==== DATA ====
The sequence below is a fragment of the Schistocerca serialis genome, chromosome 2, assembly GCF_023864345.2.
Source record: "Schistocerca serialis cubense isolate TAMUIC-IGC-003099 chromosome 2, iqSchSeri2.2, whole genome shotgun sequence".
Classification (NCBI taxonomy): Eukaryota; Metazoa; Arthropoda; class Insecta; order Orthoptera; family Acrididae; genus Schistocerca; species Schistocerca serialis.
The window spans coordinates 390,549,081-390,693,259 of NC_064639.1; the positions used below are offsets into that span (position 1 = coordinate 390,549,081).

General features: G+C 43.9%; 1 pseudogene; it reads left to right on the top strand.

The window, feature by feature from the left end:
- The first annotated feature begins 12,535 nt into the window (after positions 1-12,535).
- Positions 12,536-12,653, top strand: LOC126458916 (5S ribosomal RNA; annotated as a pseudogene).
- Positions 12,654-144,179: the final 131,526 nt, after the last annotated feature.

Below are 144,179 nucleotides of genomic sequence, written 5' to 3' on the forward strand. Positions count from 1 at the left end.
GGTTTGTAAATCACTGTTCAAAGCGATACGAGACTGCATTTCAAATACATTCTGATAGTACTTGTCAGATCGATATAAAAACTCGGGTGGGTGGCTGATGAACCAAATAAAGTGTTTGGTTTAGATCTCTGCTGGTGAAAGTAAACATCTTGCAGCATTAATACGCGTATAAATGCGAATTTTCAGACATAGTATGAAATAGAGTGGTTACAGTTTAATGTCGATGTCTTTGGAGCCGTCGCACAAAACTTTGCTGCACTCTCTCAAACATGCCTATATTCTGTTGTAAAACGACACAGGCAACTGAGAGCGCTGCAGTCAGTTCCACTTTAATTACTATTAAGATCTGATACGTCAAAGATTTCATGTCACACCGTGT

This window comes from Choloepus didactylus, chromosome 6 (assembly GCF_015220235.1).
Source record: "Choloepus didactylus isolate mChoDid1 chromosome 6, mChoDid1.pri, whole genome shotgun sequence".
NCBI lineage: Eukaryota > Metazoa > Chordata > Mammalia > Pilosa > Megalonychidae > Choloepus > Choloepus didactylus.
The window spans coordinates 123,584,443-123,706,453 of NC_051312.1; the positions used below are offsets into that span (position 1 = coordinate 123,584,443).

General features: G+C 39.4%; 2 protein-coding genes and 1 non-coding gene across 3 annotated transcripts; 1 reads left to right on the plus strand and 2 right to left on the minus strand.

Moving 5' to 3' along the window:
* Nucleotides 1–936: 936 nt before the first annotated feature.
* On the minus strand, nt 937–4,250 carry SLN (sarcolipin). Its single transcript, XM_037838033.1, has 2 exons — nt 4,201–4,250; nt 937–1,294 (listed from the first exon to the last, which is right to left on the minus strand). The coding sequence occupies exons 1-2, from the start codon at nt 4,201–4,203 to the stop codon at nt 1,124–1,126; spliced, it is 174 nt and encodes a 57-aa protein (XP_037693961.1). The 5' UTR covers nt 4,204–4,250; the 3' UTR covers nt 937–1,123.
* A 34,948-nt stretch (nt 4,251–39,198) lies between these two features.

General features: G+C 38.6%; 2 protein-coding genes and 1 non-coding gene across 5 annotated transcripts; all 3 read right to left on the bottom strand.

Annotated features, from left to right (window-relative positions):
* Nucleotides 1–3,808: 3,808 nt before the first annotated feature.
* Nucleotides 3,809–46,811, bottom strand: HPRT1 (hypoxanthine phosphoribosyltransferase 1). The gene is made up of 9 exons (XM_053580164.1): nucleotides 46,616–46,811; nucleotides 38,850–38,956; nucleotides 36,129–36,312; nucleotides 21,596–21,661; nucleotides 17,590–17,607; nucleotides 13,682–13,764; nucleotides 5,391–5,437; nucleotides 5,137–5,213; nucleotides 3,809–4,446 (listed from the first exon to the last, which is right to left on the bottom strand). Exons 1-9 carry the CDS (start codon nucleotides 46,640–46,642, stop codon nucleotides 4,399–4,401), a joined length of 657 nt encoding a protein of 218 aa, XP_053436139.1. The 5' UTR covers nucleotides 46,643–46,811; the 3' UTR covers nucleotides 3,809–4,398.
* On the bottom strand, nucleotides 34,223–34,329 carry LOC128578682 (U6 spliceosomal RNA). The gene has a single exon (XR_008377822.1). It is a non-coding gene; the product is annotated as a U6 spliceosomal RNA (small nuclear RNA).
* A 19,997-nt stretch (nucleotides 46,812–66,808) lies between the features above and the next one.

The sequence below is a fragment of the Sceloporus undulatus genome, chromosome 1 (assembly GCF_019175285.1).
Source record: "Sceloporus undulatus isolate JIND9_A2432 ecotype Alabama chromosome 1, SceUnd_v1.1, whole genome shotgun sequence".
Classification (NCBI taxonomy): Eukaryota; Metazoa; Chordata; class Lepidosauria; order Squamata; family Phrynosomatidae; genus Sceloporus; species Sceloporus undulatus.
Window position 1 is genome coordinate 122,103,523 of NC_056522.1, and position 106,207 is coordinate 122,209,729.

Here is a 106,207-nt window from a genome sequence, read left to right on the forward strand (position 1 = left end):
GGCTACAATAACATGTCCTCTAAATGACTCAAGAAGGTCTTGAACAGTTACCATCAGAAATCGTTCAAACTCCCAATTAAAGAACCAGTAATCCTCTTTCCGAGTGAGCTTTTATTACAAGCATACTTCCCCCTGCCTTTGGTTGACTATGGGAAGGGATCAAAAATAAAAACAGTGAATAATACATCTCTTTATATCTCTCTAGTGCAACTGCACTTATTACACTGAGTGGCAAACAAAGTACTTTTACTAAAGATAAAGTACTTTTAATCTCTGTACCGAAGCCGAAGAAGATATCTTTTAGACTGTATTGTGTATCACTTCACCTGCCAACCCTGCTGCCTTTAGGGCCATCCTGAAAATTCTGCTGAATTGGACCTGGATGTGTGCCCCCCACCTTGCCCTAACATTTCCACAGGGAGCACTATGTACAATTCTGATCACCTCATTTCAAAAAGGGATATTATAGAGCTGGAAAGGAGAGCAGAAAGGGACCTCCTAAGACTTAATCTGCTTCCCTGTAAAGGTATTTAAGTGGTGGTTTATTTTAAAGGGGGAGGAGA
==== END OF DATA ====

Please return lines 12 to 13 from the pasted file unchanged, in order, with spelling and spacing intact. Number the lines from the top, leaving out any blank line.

This window comes from Choloepus didactylus, chromosome 6 (assembly GCF_015220235.1).
Source record: "Choloepus didactylus isolate mChoDid1 chromosome 6, mChoDid1.pri, whole genome shotgun sequence".